Kathy is hiding behind this quilt, holding it up! It's another in her Double Wedding Ring series. She made one for Emily and Brian when they got married, one for Rob and Sarah for Sarah's shower, and then this one for a quilt show that her guild is doing. Each one is in a different color scheme and they are all beautiful!

Wednesday, August 10, 2011

Real Men Do Crafts!

For his recent wedding, my son, Robbie, covered the buttons on his tux shirt with pieces of silk charmeuse from his fiance's wedding gown. He used his fly-tying equipment to do the work. That's my boy. :-)

Sunday, June 26, 2011

Russell's quilt from Kathy

I don't know if anyone else was going to post this, but I can't resist showing the quilt that Kathy made for Russell. It arrived when I was in Baltimore, and we all fell in love with it! Here's Russ lounging on it with his favorite teething toy, Sophie.

The quilt is so cute with bright colors that Russell really likes now. He likes to be on his tummy on something bright, and he reaches for all the bright objects. He will love this!
The back of the quilt is as cute as the front. This picture doesn't do it justice, but is spells out "Good morning Russell" in yellow block letters.

Maybe Kathy will share her source for the pattern. Good work Aunt Kathy!

Monday, May 9, 2011

Easter Craft

I saw this post on PurlBee before Easter and really wanted to make the Sheep Pillow. It looked so easy that even a new mom could do it. I ambitiously ordered the supplies but then remembered that Russell prefers to sleep in my arms instead of his crib. I think I got one sheep cut out over a period of 3 days and almost called it quits, but then one Saturday we went on a long walk and Russ fell asleep in the Ergo Carrier so I just let him sleep while strapped to my chest and sewed for 2 hours. I made 3 sheep pillows. 1 for James, my neighbor's 15 month old, one for Clara, my high school friend Kate's 14 month old, and one for Elise, my bff Monika's 2 year old. Monika sent a picture of the pillow and her newborn boy Gabe.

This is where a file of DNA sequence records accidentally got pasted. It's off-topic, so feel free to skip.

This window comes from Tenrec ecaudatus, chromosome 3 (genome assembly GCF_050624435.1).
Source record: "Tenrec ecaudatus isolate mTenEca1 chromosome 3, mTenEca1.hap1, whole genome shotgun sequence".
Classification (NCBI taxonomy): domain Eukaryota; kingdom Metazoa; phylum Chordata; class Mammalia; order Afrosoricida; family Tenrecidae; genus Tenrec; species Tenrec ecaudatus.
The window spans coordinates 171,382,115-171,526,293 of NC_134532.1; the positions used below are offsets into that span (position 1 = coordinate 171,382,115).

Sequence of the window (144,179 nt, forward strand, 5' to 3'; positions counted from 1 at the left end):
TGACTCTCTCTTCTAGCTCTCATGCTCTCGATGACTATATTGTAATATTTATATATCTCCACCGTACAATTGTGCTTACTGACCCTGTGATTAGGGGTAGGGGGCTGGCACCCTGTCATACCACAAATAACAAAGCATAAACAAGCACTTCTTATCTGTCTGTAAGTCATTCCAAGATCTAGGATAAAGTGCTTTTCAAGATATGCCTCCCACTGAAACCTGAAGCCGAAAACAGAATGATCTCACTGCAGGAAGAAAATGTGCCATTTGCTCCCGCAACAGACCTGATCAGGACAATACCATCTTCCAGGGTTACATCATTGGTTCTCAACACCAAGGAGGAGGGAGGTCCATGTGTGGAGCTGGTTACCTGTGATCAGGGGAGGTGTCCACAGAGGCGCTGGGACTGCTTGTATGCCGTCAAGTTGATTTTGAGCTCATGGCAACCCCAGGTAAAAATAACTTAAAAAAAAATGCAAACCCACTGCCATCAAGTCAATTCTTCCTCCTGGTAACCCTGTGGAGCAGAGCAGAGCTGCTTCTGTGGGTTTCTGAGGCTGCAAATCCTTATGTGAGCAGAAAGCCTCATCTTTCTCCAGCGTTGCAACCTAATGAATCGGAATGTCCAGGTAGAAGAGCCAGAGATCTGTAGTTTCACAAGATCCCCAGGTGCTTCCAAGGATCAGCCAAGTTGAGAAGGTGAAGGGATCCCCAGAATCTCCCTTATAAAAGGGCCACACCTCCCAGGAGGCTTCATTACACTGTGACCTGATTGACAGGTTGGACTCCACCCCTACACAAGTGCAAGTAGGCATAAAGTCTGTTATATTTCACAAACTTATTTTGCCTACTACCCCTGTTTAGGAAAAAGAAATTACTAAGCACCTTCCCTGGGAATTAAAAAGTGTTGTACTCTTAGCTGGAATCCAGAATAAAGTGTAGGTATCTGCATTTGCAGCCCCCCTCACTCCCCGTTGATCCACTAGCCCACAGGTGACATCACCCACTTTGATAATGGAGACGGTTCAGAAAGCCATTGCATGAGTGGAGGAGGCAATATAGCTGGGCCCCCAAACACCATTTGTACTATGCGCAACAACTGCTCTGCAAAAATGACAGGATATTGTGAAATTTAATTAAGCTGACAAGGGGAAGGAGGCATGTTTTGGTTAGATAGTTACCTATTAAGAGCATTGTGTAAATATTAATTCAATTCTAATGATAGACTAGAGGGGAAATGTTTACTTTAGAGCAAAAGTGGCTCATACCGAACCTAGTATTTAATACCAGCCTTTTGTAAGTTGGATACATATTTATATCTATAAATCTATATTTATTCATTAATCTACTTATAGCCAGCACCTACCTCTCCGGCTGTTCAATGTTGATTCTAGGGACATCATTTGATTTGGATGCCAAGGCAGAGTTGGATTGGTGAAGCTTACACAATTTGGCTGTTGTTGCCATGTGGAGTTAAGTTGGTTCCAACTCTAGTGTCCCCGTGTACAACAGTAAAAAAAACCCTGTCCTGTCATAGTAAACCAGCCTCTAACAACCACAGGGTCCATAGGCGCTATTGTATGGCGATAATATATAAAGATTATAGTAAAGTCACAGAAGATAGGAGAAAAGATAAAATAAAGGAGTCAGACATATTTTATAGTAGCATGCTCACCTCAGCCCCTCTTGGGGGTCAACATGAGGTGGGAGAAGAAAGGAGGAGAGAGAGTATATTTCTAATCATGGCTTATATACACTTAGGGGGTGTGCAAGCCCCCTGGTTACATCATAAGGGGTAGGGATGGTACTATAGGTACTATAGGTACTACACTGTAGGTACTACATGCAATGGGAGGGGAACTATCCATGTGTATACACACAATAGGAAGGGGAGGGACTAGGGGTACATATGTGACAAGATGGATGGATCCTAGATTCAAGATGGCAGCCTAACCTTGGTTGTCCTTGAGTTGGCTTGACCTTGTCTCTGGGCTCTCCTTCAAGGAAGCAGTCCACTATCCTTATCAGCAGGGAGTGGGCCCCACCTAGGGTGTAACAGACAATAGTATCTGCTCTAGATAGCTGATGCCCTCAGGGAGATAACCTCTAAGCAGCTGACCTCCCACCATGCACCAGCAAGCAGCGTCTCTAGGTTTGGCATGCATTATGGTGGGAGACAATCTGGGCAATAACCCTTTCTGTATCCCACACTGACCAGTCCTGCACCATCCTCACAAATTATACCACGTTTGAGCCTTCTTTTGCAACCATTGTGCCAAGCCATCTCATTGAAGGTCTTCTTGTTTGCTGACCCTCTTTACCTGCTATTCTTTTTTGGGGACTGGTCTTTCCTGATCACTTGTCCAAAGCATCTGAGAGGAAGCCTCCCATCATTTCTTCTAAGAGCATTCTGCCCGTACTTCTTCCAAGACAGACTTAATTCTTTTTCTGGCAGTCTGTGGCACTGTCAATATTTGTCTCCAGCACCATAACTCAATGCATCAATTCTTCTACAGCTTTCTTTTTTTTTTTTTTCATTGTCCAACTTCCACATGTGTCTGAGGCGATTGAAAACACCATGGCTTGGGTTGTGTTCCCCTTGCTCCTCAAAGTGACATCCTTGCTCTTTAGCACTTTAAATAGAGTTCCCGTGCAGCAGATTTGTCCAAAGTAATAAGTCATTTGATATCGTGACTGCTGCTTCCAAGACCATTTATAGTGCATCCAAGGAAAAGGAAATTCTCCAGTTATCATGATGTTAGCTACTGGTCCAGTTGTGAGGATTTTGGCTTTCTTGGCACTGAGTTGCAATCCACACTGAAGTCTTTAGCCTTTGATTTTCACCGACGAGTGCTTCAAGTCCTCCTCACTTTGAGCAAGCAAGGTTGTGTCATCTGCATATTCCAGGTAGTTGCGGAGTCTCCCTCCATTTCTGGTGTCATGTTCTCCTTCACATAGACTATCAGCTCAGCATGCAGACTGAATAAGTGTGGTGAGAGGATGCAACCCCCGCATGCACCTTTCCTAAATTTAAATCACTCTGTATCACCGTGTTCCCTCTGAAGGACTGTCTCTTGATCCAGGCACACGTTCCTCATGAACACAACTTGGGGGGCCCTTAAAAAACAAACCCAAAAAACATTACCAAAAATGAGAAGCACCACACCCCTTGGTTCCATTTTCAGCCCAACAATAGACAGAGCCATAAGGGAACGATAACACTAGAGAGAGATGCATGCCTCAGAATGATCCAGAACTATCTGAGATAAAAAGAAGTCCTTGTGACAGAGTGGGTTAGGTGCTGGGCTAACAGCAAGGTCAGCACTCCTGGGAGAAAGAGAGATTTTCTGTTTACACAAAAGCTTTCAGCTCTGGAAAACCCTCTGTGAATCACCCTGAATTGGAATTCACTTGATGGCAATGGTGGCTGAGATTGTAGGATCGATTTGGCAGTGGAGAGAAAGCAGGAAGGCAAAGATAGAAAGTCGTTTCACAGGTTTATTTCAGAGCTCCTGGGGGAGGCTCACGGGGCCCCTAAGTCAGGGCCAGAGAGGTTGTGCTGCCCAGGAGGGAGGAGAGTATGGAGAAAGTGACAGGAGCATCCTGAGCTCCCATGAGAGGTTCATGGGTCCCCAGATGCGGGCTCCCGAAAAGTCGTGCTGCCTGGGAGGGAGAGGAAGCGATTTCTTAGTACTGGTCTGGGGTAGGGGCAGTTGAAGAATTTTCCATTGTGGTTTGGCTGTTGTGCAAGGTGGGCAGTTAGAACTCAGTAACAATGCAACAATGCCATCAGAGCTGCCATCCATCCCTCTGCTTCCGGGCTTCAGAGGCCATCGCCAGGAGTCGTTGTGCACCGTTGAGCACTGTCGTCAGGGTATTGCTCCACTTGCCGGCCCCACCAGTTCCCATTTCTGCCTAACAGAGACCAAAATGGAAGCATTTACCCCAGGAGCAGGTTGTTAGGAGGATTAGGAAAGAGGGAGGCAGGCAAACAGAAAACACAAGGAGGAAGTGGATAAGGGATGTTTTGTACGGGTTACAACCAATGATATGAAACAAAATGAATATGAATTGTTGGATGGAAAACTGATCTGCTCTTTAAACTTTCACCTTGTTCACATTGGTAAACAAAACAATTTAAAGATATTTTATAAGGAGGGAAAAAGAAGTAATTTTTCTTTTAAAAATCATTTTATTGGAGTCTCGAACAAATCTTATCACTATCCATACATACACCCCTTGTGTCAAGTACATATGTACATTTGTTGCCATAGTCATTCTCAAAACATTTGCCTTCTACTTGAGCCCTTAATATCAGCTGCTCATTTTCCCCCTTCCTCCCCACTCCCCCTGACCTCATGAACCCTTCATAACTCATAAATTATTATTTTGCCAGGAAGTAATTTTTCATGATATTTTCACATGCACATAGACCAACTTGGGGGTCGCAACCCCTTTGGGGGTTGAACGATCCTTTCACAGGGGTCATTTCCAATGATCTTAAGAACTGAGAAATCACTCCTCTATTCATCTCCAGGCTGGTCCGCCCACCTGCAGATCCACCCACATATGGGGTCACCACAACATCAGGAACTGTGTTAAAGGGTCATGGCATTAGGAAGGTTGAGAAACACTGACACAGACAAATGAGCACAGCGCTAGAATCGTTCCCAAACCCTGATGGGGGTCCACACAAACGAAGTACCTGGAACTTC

He seems suspicious of it, but I'm sure it will grow on him :)

Sunday, March 20, 2011

Baby Quilt

I made this baby quilt for my friend Bridget's baby, Jake. I used the directions from a recent Martha Stewart Living magazine for a large-scale log cabin pattern. Then I added the monogram, since I had made a monogrammed quilt for Bridget's daughter, Penny, when she was born. Now I have to hurry and get it in the mail (since baby Jake was born back in October and is getting big, plus the quilt is flannel and it's going to get warm soon!)

Thursday, March 3, 2011

San Francisco Quilt Show

The San Francisco Quilt Guild held its biannual quilt show last weekend. There were over 200 quilts displayed, and it was a great show. Here are some of the quilts in the show that I made (or at least worked on).

One of the categories was Miniature Quilts. I was working on this small Amish-style quilt (the one on the right in the photo) so I decided to put it in the show as a miniature, since it met the requirements. I did the flying geese parts using a foundation fabric. I didn't have enough time before the show to hand quilt it like I wanted to. I might still do some hand quilting before hanging it in my house. I think it's too dark with the black border - I should have used a color for the border, I think now. You can see that this category had quite a variety of quilts, based on the two hung next to mine!